In a small kitchen crowded with white ovens near Dizengoff Square in Tel Aviv, the humble daily bread is being raised to new levels.
It is here, at the café-restaurant-bakery Bread Story, that ideas are a crucial ingredients in the loaves, and innovation is dashed into the recipe as much as salt and sugar.
Every batch of bread starts with a suggestion from someone on the team, or from a customer. That suggestion turns into an idea, which becomes a recipe, which is tested in the bakery, made into dough, and kneaded, floured, glazed, tested, and baked.
If it comes out good and crusty and not too expensive or crumbly, a new and original bread is added to the shelf.
Bread Story takes its grains seriously. For each of the 20 dishes on its menu, a separate kind of bread is baked and served.
For carb-loaders and gluten aficionados, this means a broad range of possibilities.
They start with a roll made with a paste of garlic and pepper and filled with a spicy egg and tuna; proceeds to curry bread piled with tandoori chicken, roasted cauliflower, cilantro and pickled onions; continues to salami bread with an omelet, cream cheese, tomato and fried onions; and a hamburger that gets its cheese from the Gouda roll that it sits upon.
There are also menu items paired for their breads, which include a ketchup roll, a cranberry kugelhopf, a Druze flatbread, an English muffin, a pizzetta, a focaccia, a Durum grain bread and a basil brioche.
And if that's not enough, the place also functions as a bread shop, selling breads and baguettes all week long and adding to their stock with sweet challahs and brioches on the weekends.
“People have seen everything and tasted everything,” says Yogev Yaros, the chef who, along with baker Yaron Shneller, built Bread Story's menu. "There's a huge inundation of boutique bakeries and that’s terrific. This past year it’s been possible to find a good French baguette almost everywhere, so the time has come to take it up a notch."
Yaros' vision for Bread Story is a place where bread is the star and the rest of the food just supporting characters. "It’s a kind of evolution," he says. "Each bread is tailored precisely to the menu item, but baked in the traditional way – we haven’t reinvented the wheel.”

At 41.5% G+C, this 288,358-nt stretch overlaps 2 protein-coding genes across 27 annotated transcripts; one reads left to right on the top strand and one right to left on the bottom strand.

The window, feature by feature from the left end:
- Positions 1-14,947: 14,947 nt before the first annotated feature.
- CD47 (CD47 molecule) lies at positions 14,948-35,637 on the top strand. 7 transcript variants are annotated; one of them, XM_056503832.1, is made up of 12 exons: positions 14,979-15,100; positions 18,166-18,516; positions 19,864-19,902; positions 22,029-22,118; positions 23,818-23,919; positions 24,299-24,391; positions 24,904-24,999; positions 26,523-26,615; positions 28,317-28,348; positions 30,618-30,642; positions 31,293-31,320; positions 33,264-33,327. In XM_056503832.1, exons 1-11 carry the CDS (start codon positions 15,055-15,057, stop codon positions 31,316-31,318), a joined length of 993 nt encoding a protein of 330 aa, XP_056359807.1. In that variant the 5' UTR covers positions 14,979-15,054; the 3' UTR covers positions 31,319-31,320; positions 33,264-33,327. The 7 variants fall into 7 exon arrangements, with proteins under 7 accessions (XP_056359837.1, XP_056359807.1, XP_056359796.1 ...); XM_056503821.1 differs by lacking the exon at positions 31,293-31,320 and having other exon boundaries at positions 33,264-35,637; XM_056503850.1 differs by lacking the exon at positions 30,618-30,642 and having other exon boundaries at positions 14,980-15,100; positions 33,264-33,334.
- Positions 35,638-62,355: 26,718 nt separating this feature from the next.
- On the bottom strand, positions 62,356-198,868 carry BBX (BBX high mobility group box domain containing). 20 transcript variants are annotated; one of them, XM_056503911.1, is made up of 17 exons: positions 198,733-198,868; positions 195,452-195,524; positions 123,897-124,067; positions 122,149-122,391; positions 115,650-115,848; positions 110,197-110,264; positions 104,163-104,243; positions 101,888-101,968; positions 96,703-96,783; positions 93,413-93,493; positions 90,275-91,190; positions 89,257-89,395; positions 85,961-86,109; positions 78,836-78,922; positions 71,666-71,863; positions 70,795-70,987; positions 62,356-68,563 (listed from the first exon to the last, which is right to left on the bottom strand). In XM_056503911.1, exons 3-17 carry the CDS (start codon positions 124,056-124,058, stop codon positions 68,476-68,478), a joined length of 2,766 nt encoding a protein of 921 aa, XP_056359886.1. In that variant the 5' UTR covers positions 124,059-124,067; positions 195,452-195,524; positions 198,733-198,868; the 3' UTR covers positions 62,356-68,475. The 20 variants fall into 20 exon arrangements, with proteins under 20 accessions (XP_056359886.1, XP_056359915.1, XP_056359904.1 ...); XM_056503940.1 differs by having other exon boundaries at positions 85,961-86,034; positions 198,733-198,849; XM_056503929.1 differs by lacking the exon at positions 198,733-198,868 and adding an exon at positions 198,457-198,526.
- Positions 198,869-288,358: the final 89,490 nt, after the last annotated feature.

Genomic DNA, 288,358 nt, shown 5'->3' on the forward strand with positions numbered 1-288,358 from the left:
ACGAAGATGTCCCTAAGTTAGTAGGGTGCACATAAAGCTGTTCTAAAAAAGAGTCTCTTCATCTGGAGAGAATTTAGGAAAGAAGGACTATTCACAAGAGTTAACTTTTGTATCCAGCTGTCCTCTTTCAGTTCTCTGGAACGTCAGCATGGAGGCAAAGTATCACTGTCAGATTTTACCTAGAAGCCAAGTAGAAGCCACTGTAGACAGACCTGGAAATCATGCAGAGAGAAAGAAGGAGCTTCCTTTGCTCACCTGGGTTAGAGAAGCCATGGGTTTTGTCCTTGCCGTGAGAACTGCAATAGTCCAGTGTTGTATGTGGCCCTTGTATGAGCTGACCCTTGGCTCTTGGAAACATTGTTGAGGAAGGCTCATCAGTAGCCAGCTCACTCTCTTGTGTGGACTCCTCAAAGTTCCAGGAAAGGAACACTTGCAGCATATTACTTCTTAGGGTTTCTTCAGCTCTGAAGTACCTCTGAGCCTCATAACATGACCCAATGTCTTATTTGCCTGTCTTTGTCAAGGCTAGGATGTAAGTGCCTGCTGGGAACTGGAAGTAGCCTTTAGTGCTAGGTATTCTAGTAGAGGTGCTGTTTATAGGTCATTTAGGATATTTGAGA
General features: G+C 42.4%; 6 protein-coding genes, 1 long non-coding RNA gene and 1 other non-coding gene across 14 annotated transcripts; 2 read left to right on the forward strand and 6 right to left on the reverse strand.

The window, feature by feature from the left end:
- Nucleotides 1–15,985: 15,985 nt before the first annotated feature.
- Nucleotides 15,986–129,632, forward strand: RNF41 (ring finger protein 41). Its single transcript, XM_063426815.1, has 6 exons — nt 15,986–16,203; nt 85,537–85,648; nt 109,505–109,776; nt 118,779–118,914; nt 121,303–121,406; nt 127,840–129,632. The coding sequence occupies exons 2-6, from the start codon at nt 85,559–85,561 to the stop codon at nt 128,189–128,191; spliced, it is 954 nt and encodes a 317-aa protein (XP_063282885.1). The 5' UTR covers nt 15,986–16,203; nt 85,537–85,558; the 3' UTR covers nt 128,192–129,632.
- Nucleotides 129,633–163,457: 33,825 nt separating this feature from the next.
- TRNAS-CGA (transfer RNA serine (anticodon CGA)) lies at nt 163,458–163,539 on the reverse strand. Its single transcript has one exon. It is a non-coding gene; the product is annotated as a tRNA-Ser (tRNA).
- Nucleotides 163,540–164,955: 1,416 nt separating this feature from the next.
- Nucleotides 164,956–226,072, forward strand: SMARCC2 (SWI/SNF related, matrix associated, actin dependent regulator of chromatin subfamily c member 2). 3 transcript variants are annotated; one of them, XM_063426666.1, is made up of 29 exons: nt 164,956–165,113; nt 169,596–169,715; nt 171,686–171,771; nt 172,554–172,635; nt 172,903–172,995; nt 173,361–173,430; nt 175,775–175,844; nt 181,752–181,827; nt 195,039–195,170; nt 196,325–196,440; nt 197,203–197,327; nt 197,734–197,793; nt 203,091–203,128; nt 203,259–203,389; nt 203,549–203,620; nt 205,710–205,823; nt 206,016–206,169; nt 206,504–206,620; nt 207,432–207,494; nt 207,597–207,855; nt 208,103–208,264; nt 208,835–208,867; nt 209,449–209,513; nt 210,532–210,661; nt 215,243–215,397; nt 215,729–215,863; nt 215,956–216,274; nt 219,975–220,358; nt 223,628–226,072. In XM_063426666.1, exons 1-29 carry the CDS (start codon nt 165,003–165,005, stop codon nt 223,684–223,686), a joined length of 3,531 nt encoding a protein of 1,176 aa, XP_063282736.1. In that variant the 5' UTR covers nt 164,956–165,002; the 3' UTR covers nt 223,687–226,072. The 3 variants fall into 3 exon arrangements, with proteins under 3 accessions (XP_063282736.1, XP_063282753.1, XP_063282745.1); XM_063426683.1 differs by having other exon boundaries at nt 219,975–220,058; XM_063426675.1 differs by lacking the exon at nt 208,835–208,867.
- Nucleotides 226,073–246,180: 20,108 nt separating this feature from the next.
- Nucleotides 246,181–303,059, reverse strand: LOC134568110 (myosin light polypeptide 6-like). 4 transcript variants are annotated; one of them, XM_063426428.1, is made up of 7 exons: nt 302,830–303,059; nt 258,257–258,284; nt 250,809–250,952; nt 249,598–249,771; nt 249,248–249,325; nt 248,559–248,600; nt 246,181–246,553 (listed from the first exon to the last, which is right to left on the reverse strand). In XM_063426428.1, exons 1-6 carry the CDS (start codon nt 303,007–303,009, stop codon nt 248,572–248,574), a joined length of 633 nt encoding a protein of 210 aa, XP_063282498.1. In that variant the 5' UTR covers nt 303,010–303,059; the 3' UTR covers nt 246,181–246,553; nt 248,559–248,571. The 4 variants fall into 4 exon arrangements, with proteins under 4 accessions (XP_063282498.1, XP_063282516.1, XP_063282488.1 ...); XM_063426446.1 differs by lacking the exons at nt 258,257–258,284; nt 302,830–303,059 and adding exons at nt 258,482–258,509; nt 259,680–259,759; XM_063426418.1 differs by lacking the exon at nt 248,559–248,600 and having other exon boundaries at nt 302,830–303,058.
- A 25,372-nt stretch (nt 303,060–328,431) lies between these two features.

Bread Story is backed by two powerful Israeli business groups: the 141 group, which is manned by four Israeli pilots who also run a number of successful bars, and the Benedict Group, the force behind Tel Aviv's popular Benedict's breakfast franchise. They have worked together before, joining forces to create the Vicky Cristina tapas bar at the Old Railway Station in Neve Tzedek.
One of the pilots of the 141 group, who prefers to be referred to simply as Roi because of his sensitive Air Force job, says he is absolutely crazy about bread.
"Anyone who is into food always dreams of a bakery. I’ve been head over heels about bread ever since I was very young – it’s really a sickness," he says.
"There's a saying that goes: If there's no cake, eat bread," says Yair Kindler of the Benedict group. “At Bread Story we are exposed to masses of bread lovers – a bread culture is truly budding here, which from my perspective is amazing.”
The ultimate comfort food
Another thing about bread, Roi adds, is that it is truly the food of the masses.
“Bread tastes good. It’s comforting. And ultimately it’s a thing for everyone," he says. "It’s important to us that our breads not be expensive. Some of the ideas we developed were nixed because of the costs. It’s easy to come up with a loaf we’d have to sell for NIS 50, with the best ingredients there are. But we are trying to keep prices low."
And for those who prefer to keep it simple, who prefer their daily bread without the gourmand bells and whistles, there's plenty of down-home fare, as well.
"We sell plain rolls, like plain French country rolls you can use to make great sandwiches at home," says Roi. "Every bread does an honor to its owner."
Bread Story is located at 88 Dizengoff St. in Tel Aviv.
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